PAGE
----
"Sham" Intoxication Has Real Effects
People who falsely believe that they have been consuming alcohol tend to act like people who have actually been drinking. Conversely, people who don't realize that they have been consuming alcohol tend to act like teetotalers.
Many of the effects of alcohol are a result of our expectations that it will affect us in certain ways. We learn these expectations from our society. For example, in those societies in which people don't believe that intoxication disinhibited intoxicated persons don't become disinhibited.
Research in the US has found that when males are falsely led to believe that they have been drinking alcohol, they tend to become more aggressive. And when men and women falsely believe that they have been drinking alcohol, they experience greater sexual arousal when watching erotica.
A recent study directed by Dr. Bryan Raudenbush of Wheeling Jesuit University using sham intoxication has provided additional evidence that it affects such things as memory and thinking performance.
Of course not all of alcohol's effects are based on expectations. The substance has real physiological effects -- it slows reaction time, it slows breathing and heart beat, it effects perceptions of time and distance, etc. But the fact that alcohol has these effects helps convince us that it makes us aggressive or whatever else our society teaches us that it does.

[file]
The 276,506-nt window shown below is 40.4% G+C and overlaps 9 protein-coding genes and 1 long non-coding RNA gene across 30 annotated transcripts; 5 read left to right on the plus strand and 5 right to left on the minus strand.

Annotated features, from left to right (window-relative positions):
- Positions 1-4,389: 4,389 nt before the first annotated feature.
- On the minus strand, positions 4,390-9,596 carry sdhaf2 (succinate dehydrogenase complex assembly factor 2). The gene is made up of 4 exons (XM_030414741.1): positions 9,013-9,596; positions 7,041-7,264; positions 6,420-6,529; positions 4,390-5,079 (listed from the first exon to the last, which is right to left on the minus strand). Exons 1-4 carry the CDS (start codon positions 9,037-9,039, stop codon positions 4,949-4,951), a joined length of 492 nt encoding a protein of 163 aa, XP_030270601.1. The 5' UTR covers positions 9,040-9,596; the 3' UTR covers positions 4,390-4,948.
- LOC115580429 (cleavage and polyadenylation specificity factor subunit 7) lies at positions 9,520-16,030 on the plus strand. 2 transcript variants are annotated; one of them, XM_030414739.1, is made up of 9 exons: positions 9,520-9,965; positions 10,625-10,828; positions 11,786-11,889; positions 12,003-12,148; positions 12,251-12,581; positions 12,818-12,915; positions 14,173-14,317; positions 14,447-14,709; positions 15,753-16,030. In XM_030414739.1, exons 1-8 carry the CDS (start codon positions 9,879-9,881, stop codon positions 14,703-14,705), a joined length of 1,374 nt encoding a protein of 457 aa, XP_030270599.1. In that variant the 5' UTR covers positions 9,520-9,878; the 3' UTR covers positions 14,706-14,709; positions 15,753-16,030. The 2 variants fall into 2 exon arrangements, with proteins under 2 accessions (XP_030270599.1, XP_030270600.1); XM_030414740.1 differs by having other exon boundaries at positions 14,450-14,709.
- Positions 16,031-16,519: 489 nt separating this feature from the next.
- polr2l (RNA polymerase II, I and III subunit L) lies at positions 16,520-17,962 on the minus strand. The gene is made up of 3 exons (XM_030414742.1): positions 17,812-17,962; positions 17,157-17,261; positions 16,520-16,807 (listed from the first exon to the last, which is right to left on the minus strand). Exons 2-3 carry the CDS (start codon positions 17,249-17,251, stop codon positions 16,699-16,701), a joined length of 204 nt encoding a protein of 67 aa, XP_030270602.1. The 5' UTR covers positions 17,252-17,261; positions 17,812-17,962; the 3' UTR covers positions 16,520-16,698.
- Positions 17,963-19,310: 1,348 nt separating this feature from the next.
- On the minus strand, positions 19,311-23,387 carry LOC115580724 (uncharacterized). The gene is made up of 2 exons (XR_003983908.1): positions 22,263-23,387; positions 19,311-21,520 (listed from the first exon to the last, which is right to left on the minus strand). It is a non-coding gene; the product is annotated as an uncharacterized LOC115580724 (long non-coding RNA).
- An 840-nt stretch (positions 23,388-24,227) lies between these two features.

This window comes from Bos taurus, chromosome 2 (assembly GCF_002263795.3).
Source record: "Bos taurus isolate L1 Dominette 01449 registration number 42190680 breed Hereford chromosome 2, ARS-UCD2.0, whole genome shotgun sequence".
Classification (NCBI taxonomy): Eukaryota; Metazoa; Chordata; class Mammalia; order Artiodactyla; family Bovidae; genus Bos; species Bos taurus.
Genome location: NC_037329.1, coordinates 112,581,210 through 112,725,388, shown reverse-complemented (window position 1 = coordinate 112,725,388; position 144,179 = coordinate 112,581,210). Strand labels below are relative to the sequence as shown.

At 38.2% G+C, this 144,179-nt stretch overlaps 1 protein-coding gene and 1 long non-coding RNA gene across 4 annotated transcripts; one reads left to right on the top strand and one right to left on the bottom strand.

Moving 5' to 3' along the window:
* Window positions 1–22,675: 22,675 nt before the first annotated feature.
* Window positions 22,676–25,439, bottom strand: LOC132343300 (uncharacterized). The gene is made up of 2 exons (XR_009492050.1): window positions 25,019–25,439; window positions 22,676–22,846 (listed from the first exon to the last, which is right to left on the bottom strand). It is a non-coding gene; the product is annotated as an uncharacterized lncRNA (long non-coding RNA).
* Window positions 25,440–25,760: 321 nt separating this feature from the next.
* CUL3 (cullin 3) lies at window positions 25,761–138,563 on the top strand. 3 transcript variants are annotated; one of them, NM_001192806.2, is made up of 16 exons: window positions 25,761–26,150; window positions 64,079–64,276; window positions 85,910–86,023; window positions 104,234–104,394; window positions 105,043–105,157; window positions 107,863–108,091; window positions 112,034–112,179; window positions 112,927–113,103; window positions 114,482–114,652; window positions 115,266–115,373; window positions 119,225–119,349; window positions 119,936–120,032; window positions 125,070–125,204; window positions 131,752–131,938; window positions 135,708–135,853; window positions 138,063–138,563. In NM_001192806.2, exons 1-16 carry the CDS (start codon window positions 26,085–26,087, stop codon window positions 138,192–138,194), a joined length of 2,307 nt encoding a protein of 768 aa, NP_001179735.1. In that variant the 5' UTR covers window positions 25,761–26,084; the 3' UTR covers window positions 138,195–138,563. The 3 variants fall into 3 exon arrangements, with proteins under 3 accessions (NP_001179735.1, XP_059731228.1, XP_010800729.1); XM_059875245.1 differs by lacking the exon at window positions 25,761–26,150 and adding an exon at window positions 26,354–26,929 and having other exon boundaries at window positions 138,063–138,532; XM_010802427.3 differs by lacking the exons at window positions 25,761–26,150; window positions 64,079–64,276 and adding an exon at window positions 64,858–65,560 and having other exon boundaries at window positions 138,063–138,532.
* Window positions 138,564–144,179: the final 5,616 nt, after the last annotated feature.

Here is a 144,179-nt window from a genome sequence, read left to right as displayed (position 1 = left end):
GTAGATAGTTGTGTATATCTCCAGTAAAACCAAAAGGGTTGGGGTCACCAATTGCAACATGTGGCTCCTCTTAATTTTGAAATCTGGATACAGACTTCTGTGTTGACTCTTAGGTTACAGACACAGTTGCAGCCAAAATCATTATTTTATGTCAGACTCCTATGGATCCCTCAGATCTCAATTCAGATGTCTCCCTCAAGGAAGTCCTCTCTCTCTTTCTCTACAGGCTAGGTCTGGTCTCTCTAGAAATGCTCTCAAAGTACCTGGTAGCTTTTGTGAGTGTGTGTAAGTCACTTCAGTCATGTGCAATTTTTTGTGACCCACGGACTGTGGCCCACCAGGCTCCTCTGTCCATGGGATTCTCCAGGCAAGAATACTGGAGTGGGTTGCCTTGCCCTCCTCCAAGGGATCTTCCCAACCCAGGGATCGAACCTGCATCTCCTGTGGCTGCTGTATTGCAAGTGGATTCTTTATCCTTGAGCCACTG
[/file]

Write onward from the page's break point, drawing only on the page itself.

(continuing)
People also have more control over their drunken behavior than we generally recognize in Western society. For example, the Lepcha people of the Himalayas tend to become sexually promiscuous when intoxicated...that behavior is acceptable when drunk. But violation of the incest taboo (which extends very far and is highly complex) leads to punishment by certain death. No matter how drunk they become and how promiscuous they behave, they never violate that complex taboo. It's simple... they don't want to be executed and suffer a painful death so they control their behavior no matter how drunk they become.
Because alcohol doesn't cause bad behavior it isn't a legitimate excuse for such behavior.
In short, bad behavior isn't the fault of the alcohol but of the person.
- Wheeling Jesuit University. "Sham" Intoxication Produces Effects to "Real" Intoxication. Wheeling, WV: Wheeling Jesuit University press release, January 31, 2006.
- MacAndrew, C., and Edgerton, R. Drunken Comportment: a Social Explanation. Chicago, Illinois: Aldine, 1969.
- Grattan, K. E., and Vogel-Sprott, M. Neurobiological, behavioral, and environmental relations to drinking - maintaining intentional control of behavior under alcohol, Alcoholism: Clinical & Experimental Research, 2001, 25(2), 192-197.
Filed Under: Alcohol Abuse